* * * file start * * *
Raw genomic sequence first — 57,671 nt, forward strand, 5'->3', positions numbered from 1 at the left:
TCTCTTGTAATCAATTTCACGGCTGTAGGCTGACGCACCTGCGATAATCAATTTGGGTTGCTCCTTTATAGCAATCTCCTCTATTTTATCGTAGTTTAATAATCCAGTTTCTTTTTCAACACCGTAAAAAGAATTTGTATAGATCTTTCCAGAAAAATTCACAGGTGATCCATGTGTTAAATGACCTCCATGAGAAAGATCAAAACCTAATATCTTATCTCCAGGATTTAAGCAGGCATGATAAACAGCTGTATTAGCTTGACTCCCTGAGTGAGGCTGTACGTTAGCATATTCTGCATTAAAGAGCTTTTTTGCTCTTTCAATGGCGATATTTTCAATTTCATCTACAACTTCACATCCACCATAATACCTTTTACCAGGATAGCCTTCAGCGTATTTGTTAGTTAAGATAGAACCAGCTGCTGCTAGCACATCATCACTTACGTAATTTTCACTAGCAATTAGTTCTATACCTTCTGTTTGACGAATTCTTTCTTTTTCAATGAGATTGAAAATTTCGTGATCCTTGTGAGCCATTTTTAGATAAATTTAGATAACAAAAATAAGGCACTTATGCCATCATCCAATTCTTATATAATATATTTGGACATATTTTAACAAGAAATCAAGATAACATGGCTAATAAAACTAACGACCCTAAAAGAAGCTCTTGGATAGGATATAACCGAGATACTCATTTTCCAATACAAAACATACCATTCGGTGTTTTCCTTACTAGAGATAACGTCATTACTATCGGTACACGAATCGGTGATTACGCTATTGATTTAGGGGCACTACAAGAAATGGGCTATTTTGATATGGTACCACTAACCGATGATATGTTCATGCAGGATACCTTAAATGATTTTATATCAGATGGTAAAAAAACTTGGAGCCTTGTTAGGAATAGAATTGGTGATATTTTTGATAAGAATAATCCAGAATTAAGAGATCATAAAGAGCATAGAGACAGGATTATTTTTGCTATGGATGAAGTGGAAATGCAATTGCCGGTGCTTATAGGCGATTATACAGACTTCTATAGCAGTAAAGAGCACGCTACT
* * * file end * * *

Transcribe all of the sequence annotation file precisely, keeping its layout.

Raw genomic sequence first — 57,671 nt, forward strand, 5'->3', positions numbered from 1 at the left:
TCTCTTGTAATCAATTTCACGGCTGTAGGCTGACGCACCTGCGATAATCAATTTGGGTTGCTCCTTTATAGCAATCTCCTCTATTTTATCGTAGTTTAATAATCCAGTTTCTTTTTCAACACCGTAAAAAGAATTTGTATAGATCTTTCCAGAAAAATTCACAGGTGATCCATGTGTTAAATGACCTCCATGAGAAAGATCAAAACCTAATATCTTATCTCCAGGATTTAAGCAGGCATGATAAACAGCTGTATTAGCTTGACTCCCTGAGTGAGGCTGTACGTTAGCATATTCTGCATTAAAGAGCTTTTTTGCTCTTTCAATGGCGATATTTTCAATTTCATCTACAACTTCACATCCACCATAATACCTTTTACCAGGATAGCCTTCAGCGTATTTGTTAGTTAAGATAGAACCAGCTGCTGCTAGCACATCATCACTTACGTAATTTTCACTAGCAATTAGTTCTATACCTTCTGTTTGACGAATTCTTTCTTTTTCAATGAGATTGAAAATTTCGTGATCCTTGTGAGCCATTTTTAGATAAATTTAGATAACAAAAATAAGGCACTTATGCCATCATCCAATTCTTATATAATATATTTGGACATATTTTAACAAGAAATCAAGATAACATGGCTAATAAAACTAACGACCCTAAAAGAAGCTCTTGGATAGGATATAACCGAGATACTCATTTTCCAATACAAAACATACCATTCGGTGTTTTCCTTACTAGAGATAACGTCATTACTATCGGTACACGAATCGGTGATTACGCTATTGATTTAGGGGCACTACAAGAAATGGGCTATTTTGATATGGTACCACTAACCGATGATATGTTCATGCAGGATACCTTAAATGATTTTATATCAGATGGTAAAAAAACTTGGAGCCTTGTTAGGAATAGAATTGGTGATATTTTTGATAAGAATAATCCAGAATTAAGAGATCATAAAGAGCATAGAGACAGGATTATTTTTGCTATGGATGAAGTGGAAATGCAATTGCCGGTGCTTATAGGCGATTATACAGACTTCTATAGCAGTAAAGAGCACGCTACT